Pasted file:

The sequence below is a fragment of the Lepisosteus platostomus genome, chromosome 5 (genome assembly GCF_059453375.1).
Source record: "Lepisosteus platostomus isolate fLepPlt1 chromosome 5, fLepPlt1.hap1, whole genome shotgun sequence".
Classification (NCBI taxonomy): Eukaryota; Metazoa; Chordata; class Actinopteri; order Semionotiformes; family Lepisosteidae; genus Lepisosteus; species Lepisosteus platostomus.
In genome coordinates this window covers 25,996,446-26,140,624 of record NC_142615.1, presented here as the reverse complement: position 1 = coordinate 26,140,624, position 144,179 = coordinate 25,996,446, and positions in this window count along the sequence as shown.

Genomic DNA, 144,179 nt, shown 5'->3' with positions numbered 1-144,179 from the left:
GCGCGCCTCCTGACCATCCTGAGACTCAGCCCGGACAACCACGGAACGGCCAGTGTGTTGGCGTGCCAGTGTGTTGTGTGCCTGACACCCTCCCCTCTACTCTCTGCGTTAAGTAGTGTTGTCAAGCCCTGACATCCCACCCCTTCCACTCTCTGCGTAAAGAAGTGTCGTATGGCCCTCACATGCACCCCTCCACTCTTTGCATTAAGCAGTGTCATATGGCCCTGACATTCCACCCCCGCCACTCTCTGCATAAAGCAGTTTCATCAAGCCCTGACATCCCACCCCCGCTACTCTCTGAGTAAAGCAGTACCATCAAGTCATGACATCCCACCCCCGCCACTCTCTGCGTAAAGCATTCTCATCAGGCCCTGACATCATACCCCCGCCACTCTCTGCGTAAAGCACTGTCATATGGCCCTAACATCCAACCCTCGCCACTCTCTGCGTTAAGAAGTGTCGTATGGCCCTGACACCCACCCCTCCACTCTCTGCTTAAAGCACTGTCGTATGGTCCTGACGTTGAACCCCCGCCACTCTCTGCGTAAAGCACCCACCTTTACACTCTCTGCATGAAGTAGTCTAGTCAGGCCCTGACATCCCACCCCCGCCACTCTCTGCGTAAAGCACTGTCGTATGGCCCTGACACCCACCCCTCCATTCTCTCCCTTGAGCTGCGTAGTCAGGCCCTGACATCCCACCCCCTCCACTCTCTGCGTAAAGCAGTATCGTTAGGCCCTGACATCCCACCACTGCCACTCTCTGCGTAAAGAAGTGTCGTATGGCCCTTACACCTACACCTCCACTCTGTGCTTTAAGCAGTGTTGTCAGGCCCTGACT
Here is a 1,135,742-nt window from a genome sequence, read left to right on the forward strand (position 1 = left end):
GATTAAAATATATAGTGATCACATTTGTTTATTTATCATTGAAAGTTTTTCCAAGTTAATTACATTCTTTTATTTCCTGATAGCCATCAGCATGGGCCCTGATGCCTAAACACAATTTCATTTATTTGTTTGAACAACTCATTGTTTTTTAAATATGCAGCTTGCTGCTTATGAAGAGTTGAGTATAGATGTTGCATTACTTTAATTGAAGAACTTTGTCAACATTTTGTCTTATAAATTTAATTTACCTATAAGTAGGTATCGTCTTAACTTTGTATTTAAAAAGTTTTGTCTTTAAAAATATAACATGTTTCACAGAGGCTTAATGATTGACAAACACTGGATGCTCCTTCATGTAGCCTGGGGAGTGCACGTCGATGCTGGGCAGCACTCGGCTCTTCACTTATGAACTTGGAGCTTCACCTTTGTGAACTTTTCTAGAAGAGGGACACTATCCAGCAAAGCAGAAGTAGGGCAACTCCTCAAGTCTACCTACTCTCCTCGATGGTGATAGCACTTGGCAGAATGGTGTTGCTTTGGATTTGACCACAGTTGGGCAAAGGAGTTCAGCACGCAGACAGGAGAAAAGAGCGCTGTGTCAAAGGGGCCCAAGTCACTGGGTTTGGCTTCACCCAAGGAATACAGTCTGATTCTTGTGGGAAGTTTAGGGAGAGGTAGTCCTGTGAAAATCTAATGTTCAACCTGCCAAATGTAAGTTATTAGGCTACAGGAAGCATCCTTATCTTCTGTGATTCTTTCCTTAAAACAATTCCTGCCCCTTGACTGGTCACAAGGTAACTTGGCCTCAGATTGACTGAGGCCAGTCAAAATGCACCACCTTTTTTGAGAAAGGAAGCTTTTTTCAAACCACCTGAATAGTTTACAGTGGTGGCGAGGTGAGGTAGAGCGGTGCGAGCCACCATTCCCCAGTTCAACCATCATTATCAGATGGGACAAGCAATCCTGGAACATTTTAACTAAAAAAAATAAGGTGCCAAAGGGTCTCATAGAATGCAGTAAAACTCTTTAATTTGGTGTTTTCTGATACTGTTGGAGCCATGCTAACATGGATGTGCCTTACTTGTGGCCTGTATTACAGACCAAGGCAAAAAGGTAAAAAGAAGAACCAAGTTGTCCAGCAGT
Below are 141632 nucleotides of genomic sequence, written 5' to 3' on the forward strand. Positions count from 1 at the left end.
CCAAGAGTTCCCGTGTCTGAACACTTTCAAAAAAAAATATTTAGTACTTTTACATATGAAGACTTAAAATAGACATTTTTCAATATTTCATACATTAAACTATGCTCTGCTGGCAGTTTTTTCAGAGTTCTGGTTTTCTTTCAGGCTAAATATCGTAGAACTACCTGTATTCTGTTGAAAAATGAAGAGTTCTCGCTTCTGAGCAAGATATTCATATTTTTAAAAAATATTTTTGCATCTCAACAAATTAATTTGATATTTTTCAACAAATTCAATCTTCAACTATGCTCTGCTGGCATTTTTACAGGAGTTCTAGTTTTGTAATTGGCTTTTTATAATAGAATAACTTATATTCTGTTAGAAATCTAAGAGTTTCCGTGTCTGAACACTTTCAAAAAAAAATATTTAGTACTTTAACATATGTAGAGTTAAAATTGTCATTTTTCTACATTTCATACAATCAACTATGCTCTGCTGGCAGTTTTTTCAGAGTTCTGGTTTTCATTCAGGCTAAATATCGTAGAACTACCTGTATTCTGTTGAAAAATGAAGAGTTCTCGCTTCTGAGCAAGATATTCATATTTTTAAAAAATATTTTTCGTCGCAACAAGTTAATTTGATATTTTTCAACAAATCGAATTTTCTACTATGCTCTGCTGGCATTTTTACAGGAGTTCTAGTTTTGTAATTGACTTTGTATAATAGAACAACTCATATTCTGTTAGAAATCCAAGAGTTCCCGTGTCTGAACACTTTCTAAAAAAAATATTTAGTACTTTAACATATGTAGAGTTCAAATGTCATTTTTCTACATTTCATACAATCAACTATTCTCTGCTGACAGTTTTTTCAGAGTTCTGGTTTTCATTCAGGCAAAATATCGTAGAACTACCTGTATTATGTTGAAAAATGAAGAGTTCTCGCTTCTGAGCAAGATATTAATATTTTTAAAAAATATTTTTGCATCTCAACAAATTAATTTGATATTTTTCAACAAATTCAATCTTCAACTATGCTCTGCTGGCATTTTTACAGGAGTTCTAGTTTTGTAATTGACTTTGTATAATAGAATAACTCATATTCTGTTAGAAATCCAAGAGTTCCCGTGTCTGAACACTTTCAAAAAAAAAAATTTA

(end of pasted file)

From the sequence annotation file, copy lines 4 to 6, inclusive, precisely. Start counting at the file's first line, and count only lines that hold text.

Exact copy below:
In genome coordinates this window covers 25,996,446-26,140,624 of record NC_142615.1, presented here as the reverse complement: position 1 = coordinate 26,140,624, position 144,179 = coordinate 25,996,446, and positions in this window count along the sequence as shown.

Genomic DNA, 144,179 nt, shown 5'->3' with positions numbered 1-144,179 from the left:
GCGCGCCTCCTGACCATCCTGAGACTCAGCCCGGACAACCACGGAACGGCCAGTGTGTTGGCGTGCCAGTGTGTTGTGTGCCTGACACCCTCCCCTCTACTCTCTGCGTTAAGTAGTGTTGTCAAGCCCTGACATCCCACCCCTTCCACTCTCTGCGTAAAGAAGTGTCGTATGGCCCTCACATGCACCCCTCCACTCTTTGCATTAAGCAGTGTCATATGGCCCTGACATTCCACCCCCGCCACTCTCTGCATAAAGCAGTTTCATCAAGCCCTGACATCCCACCCCCGCTACTCTCTGAGTAAAGCAGTACCATCAAGTCATGACATCCCACCCCCGCCACTCTCTGCGTAAAGCATTCTCATCAGGCCCTGACATCATACCCCCGCCACTCTCTGCGTAAAGCACTGTCATATGGCCCTAACATCCAACCCTCGCCACTCTCTGCGTTAAGAAGTGTCGTATGGCCCTGACACCCACCCCTCCACTCTCTGCTTAAAGCACTGTCGTATGGTCCTGACGTTGAACCCCCGCCACTCTCTGCGTAAAGCACCCACCTTTACACTCTCTGCATGAAGTAGTCTAGTCAGGCCCTGACATCCCACCCCCGCCACTCTCTGCGTAAAGCACTGTCGTATGGCCCTGACACCCACCCCTCCATTCTCTCCCTTGAGCTGCGTAGTCAGGCCCTGACATCCCACCCCCTCCACTCTCTGCGTAAAGCAGTATCGTTAGGCCCTGACATCCCACCACTGCCACTCTCTGCGTAAAGAAGTGTCGTATGGCCCTTACACCTACACCTCCACTCTGTGCTTTAAGCAGTGTTGTCAGGCCCTGACT